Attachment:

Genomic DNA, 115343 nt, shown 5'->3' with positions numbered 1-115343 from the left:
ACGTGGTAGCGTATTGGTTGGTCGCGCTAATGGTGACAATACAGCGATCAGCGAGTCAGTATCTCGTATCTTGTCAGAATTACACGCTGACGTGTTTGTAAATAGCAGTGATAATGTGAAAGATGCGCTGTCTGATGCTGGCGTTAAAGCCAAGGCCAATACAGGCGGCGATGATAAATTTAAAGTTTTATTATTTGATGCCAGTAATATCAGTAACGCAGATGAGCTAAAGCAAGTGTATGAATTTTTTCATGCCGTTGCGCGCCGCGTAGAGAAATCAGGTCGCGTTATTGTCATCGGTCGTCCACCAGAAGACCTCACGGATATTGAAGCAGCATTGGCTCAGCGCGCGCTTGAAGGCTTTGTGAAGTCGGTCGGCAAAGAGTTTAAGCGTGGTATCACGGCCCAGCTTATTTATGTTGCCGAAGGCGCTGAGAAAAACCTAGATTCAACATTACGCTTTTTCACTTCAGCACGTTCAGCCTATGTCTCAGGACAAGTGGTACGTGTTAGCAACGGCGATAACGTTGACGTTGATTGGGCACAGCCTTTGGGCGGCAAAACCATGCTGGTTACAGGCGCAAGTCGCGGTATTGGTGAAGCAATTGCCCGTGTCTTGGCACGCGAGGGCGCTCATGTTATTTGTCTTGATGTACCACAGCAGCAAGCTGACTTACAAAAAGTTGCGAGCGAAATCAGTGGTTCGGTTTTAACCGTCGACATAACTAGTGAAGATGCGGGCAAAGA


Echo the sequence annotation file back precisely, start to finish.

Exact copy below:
Genomic DNA, 115343 nt, shown 5'->3' with positions numbered 1-115343 from the left:
ACGTGGTAGCGTATTGGTTGGTCGCGCTAATGGTGACAATACAGCGATCAGCGAGTCAGTATCTCGTATCTTGTCAGAATTACACGCTGACGTGTTTGTAAATAGCAGTGATAATGTGAAAGATGCGCTGTCTGATGCTGGCGTTAAAGCCAAGGCCAATACAGGCGGCGATGATAAATTTAAAGTTTTATTATTTGATGCCAGTAATATCAGTAACGCAGATGAGCTAAAGCAAGTGTATGAATTTTTTCATGCCGTTGCGCGCCGCGTAGAGAAATCAGGTCGCGTTATTGTCATCGGTCGTCCACCAGAAGACCTCACGGATATTGAAGCAGCATTGGCTCAGCGCGCGCTTGAAGGCTTTGTGAAGTCGGTCGGCAAAGAGTTTAAGCGTGGTATCACGGCCCAGCTTATTTATGTTGCCGAAGGCGCTGAGAAAAACCTAGATTCAACATTACGCTTTTTCACTTCAGCACGTTCAGCCTATGTCTCAGGACAAGTGGTACGTGTTAGCAACGGCGATAACGTTGACGTTGATTGGGCACAGCCTTTGGGCGGCAAAACCATGCTGGTTACAGGCGCAAGTCGCGGTATTGGTGAAGCAATTGCCCGTGTCTTGGCACGCGAGGGCGCTCATGTTATTTGTCTTGATGTACCACAGCAGCAAGCTGACTTACAAAAAGTTGCGAGCGAAATCAGTGGTTCGGTTTTAACCGTCGACATAACTAGTGAAGATGCGGGCAAAGA